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Agents of Change: An Interview with Victoria Gonzalez

Meet Victoria Gonzalez – a mother, Black woman, and the Director of GDEI – a role that was created to steward YSF’s Global Diversity, Equity and Inclusion work, practices and strategies throughout our organization. She is also the accountability partner for all Employee Resource Groups (ERGs). Although still somewhat new in her role, she has been involved in DEI work previously as an administrative officer in higher education supporting equity for students as well as a long-time transformative and restorative justice practitioner. For as long as she can remember, activism has always been at the center of her work and life

Born and raised in Oakland and growing up in San Bruno, Victoria’s upbringing gave her the language and informed her understanding of the oppression and racism she experienced at a young age. Her mother was an activist for the Civil Rights Movement and had been surrounded by her mother’s friends – Black women who were also active participants in the social justice movements within the Bay Area. Because of this, Victoria learned how to navigate and negotiate this world, and how to speak for herself and for others early on.  

Here’s a closer look at her role and work:

What brought you to the Y?

The YMCA of San Francisco is the first organization that acknowledged the harm that had been caused, and after meeting Kari Lee and the GDEI Team, this was the place I thought I could do this work. I think folks that have blind spots have some basic understanding of DEI, and I think they would be amazing allies and agents of change if they were able to work and move through them. These are folks I want to work with because somebody who has blind spots, with some acknowledgment and understanding of anti-racism work is already on their way and that entry point allows for that experience of becoming powerful agents of change.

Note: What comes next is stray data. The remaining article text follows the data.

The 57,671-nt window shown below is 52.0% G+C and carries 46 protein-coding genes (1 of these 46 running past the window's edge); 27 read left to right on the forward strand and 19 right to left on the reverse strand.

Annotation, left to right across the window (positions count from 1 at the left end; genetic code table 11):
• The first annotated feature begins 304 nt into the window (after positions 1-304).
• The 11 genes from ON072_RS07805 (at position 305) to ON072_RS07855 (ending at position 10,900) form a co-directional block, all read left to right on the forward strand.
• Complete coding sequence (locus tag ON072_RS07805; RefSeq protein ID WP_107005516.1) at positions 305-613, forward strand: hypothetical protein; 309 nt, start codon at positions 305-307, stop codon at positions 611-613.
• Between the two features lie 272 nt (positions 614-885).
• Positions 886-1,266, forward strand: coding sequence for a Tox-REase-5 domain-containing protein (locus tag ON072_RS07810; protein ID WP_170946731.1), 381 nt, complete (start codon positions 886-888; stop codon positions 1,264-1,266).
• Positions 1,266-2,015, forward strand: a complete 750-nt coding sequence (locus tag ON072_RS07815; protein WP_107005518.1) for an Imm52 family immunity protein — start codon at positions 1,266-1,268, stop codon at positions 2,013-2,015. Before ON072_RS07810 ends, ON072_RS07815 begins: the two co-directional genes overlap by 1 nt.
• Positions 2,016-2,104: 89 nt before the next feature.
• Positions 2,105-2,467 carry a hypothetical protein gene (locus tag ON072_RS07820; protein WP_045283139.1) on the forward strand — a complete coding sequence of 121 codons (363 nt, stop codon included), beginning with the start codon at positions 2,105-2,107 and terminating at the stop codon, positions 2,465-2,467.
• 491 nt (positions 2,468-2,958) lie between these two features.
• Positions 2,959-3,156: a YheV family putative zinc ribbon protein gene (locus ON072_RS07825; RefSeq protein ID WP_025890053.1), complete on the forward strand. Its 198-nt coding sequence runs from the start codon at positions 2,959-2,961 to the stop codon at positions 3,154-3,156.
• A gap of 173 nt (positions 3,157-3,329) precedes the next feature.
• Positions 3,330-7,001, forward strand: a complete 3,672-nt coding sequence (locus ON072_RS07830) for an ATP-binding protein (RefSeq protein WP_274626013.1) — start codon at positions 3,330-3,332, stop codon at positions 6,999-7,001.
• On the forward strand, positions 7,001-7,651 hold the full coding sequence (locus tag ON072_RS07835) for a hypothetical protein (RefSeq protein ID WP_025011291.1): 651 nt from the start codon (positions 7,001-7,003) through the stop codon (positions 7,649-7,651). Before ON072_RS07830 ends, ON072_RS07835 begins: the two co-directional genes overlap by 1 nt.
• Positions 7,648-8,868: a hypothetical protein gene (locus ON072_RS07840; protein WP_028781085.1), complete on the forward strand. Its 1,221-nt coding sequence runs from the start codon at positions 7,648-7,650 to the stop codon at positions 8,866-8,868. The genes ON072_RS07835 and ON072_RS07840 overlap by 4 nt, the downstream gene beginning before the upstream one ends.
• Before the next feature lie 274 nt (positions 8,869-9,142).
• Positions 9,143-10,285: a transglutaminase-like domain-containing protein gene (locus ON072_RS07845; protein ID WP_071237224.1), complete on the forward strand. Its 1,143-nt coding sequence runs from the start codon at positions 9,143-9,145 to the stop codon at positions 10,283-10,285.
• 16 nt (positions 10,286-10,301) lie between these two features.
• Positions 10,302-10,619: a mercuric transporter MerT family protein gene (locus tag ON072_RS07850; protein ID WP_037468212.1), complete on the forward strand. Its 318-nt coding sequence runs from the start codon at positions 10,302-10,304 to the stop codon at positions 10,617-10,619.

How did you get involved in DEI work and what does it mean to you?

I’ve been doing restorative justice work for about 8 years now and when I started, most of the work that I did was around overarching harms but then as I began to do the work more as a practitioner, the work that I did have more to do with racial harms. I started helping people navigate racial harms on the college campus where I worked. I believe that restorative justice in DEI work creates a space and uses tools that are very much an Indigenous practice that we’ve appropriated though, it’s a little bit different than in the ways that it’s intended but it's still community-based. That work itself is calling people in when they’ve caused harm as opposed to calling people out, and so it makes space for us to have a healing experience for our communities. 

I think what it means to me when I do this work is that I’m an active agent of change to dismantle and destroy the white supremacist system that’s oppressing everybody, specifically and mostly Black and Brown folks, but if that system exists then it’s harming everybody. I do this work because it’s important for me if I ever have grandkids, and for my grandnieces and nephews, that they don’t have to live in this world – a world that we live in right now. I do this work for the future because I think our humanity, in a lot of ways, depends on it.

Why are ERGs important?

They are important because most organizations are still functioning and operating from white hegemonic and white supremacist practices. Historically, they became these spaces for support and community, and a place for folks to feel psychological safety and support in these very white-dominant spaces that weren’t meant for them – most folks experience some type or form of racism on a day-to-day basis. It’s also a space where folks can advocate for themselves in a collective – very much an affinity space for Black and Brown folks, and folks from marginalized communities to feel safe. We need that sense of community to be able to show up as our authentic self and have a collective for advocacy. Until we dismantle white supremacy and the hierarchal-capitalistic practices in our organizations, we’re always going to need those spaces.